Activity Introduction

QldCoolburn_slowburn-BQuick summary: Students investigate the conditions required to start and sustain fires. They discover that burning is a type of chemical reaction, and design and perform a fair test to accurately collect data. Students explore the requirements for different kinds of burning and speculate about which ones have the potential for being dangerous. They then explore how the knowledge of Indigenous Australians can be used to manage land.

Learning goals:

  • Students recognise the differences between cool and hot burning.
  • Students understand how the concept of a fire triangle can be used to communicate the elements needed to create and sustain fire.
  • Students understand the main steps and safety considerations required in designing a fire demonstration.
  • Students explore how the traditional knowledge of Indigenous Australians can be used to manage land.

General capabilities: Critical and creative thinking, intercultural understanding.

Australian Curriculum content descriptions:

Year 8 Science:

  • Chemical change involves substances reacting to form new substances (ACSSU225)
  •  In fair tests, measure and control variables, and select equipment to collect data with accuracy appropriate to the task (ACSIS141)
  •  Use scientific knowledge and findings from investigations to evaluate claims (ACSIS234)

Syllabus outcomesSC4-5WS, SC4-6WS, SC4-8WS, SC4-16CW.

Time needed: 40 – 70 minutes,  depending on whether the teacher does a demonstration.

Level of teacher scaffolding:

  1. If students are designing their own experiments, they must be overseen and then reviewed by the teacher. 
  2. Consider doing experiments with individual groups one at a time.
  3. If a safe experimental environment can’t be guaranteed, consider doing a teacher demonstration.

Resources needed: Digital projector or Smart Board, candles, matches, taper, hand water pump sprayer and Pyrex beakers.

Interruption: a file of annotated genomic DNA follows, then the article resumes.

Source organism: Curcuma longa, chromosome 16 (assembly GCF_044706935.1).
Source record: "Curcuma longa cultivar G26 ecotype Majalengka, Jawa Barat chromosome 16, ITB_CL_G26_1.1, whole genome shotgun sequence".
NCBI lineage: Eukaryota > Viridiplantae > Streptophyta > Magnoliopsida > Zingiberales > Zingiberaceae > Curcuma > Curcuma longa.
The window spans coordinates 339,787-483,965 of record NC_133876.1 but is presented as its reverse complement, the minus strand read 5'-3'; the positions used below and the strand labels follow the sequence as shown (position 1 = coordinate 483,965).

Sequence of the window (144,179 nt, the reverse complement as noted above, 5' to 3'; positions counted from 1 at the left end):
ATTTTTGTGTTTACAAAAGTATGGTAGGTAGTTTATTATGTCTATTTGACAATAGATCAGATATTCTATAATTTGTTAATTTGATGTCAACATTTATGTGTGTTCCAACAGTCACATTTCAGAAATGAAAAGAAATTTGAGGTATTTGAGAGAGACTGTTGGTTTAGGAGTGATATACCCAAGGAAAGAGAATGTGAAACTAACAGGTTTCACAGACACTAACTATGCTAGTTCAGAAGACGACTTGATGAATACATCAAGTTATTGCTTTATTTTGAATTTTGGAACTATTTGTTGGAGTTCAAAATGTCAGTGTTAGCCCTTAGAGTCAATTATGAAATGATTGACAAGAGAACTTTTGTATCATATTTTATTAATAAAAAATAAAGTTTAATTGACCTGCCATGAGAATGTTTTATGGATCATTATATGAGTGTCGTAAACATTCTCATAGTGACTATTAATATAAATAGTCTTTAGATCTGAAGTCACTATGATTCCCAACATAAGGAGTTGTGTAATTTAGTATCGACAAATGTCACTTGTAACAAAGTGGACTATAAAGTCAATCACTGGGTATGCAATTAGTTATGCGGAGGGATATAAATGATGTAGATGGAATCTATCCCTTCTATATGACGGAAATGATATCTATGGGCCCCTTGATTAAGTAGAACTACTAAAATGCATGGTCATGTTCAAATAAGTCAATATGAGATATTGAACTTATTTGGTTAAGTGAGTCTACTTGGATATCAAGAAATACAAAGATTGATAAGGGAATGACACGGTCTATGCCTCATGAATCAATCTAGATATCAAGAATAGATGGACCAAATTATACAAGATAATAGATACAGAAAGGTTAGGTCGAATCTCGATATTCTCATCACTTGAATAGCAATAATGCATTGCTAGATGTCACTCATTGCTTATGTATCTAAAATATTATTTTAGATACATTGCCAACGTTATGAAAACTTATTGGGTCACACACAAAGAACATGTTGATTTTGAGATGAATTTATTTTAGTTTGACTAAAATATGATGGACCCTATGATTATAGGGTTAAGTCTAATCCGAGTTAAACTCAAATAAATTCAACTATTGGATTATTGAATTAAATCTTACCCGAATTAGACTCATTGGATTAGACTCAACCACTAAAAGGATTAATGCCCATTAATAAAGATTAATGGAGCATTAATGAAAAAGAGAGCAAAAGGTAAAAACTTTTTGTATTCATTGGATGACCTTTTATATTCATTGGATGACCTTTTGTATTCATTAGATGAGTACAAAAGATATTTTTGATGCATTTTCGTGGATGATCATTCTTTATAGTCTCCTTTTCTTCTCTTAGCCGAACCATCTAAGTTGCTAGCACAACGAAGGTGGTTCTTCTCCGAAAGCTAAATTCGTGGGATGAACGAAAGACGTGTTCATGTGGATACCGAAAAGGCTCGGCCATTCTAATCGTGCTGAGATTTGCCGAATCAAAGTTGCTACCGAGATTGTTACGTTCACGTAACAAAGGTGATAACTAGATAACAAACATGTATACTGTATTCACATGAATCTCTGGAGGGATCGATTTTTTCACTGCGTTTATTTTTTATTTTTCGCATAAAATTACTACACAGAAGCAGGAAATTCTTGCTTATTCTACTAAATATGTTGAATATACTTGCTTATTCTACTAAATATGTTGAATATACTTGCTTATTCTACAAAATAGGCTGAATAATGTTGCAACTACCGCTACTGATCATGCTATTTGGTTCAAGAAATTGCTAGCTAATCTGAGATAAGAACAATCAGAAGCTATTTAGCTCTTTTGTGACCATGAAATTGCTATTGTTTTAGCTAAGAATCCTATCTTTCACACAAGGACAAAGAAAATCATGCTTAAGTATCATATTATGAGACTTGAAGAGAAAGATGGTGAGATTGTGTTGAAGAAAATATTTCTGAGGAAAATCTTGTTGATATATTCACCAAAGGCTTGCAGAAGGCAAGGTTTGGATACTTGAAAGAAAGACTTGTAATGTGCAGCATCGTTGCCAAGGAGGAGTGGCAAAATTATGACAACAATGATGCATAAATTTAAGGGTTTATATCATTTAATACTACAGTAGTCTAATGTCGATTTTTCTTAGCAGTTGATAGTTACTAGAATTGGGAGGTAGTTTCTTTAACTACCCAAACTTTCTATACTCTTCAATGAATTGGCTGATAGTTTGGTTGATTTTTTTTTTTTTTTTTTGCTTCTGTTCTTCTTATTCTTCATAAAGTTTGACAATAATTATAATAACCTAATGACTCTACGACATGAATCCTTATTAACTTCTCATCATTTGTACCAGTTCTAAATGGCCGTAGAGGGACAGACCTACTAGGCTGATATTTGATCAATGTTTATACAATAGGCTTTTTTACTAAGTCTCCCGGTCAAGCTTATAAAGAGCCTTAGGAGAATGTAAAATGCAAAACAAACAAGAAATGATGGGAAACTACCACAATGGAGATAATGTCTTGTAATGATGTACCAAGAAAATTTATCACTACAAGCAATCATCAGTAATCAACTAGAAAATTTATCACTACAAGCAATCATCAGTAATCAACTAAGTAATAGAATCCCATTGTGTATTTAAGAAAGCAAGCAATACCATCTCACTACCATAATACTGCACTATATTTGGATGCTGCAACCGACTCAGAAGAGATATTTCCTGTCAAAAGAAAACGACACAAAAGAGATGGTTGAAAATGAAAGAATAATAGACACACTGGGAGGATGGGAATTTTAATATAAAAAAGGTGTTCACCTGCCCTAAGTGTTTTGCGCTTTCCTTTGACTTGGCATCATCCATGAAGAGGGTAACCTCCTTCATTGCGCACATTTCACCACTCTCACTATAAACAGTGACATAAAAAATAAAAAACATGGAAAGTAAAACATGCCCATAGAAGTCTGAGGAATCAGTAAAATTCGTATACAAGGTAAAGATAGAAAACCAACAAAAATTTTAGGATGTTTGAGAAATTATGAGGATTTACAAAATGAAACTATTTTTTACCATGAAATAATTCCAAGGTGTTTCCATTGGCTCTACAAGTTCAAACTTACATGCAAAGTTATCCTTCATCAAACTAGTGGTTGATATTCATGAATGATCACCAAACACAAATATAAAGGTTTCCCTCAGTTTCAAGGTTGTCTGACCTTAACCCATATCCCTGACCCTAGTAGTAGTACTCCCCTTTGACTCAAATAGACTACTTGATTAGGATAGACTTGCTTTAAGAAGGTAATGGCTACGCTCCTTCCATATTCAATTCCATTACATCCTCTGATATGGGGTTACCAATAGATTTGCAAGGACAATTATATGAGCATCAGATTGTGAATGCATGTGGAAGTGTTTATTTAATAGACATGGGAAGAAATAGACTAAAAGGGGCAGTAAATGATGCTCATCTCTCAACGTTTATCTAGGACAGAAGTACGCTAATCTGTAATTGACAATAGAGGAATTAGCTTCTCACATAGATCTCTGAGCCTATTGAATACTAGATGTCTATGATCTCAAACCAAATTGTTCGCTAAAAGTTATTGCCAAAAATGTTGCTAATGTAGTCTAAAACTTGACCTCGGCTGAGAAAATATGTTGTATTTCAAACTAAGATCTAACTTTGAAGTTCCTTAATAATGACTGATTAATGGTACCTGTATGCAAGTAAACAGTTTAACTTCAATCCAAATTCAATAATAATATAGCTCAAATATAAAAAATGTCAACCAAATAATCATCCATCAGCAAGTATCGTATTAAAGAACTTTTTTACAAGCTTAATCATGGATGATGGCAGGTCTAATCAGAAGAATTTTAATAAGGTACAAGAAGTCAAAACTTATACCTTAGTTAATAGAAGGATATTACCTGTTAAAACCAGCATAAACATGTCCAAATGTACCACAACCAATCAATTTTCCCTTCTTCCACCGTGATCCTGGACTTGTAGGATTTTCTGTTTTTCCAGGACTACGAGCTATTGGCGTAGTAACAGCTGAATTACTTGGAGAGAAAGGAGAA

Digital technology opportunity: Prezi presentation tool, responding to videos, digital sharing capabilities.

Assessment: See the rubric at the end of the teacher worksheet.

Extension opportunities: Examine the work of your state’s firefighters.

Safety: Ensure your students remain safe around fire and that they understand the potential risks if fire is not used responsibility. 

Key words: fire, oxygen, chemical reaction, heat, flame, smoke

Cool Australia’s curriculum team continually reviews and refines our resources to be in line with changes to the Australian Curriculum. There is great diversity in histories and cultures among Aboriginal and Torres Strait Islander peoples throughout Australia. This resource includes investigations into and information about some of them. It has an emphasis, but not an exclusive one, on the histories and cultural practices of the Aboriginal peoples of the Northern Territory. It is underpinned by consultation with Aboriginal communities in various parts of Australia. 

Special thanks to:

Fish River Station, John Daly, Dr Jeremy Russell-Smith, Peter Jacklyn, Peter McConchie, Dr Tommy George, David Claudie, Dale Musgrave, Carolyn George and Victor Steffensen.

Made possible by:



Teacher Worksheet

Teacher preparation:

Overarching goals: Students design an experiment that demonstrates the role of heat, fuel and oxygen in the burning process. They classify different kinds of burning and speculate about which kinds have the potential for being dangerous. Students explore how cool burning can be used for land management.

Teacher content information: Burning is just one kind of chemical reaction. A chemical reaction occurs when chemicals combine to form new substances with new properties. Burning is a rapid type of chemical reaction that produces large amounts of heat and light. An example of a fast chemical reaction is an explosion, such as the exploding of fireworks or a bomb. An example of a slow chemical reaction is rusting (or oxidisation).

One of the chemicals produced during burning is carbon dioxide, which we now refer to as a 'greenhouse gas'. Later, we will also consider other chemicals that are produced during burning, such as methane and nitrous oxide.

Chemical reacti

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Student Worksheet

Thought starters: what types of fires are there?

Step 1: Tuning in - hot and cool burns

Watch the video below and complete the thinking routine table.

VIDEO 1: The problems of hot burns -


How are the ideas and information presented CONNECTED to what you already knew?



What new ideas did you get that EXTENDED or pushed your thinking in new directions?



What is still CHALLENGING or confusing for you to get your mind around? What questions, wonderings or puzzles do you now have?


Step 2: Designing an experiment

Your group is to design an experiment that explains 'What is needed to keep a fire going'. You are to identify the roles of fuel, heat and oxygen.

You will only have access to the equipment provided by your teacher.

Fill in the Experimental Design Table below and then show your teacher.

Experiment Design criteria rubric




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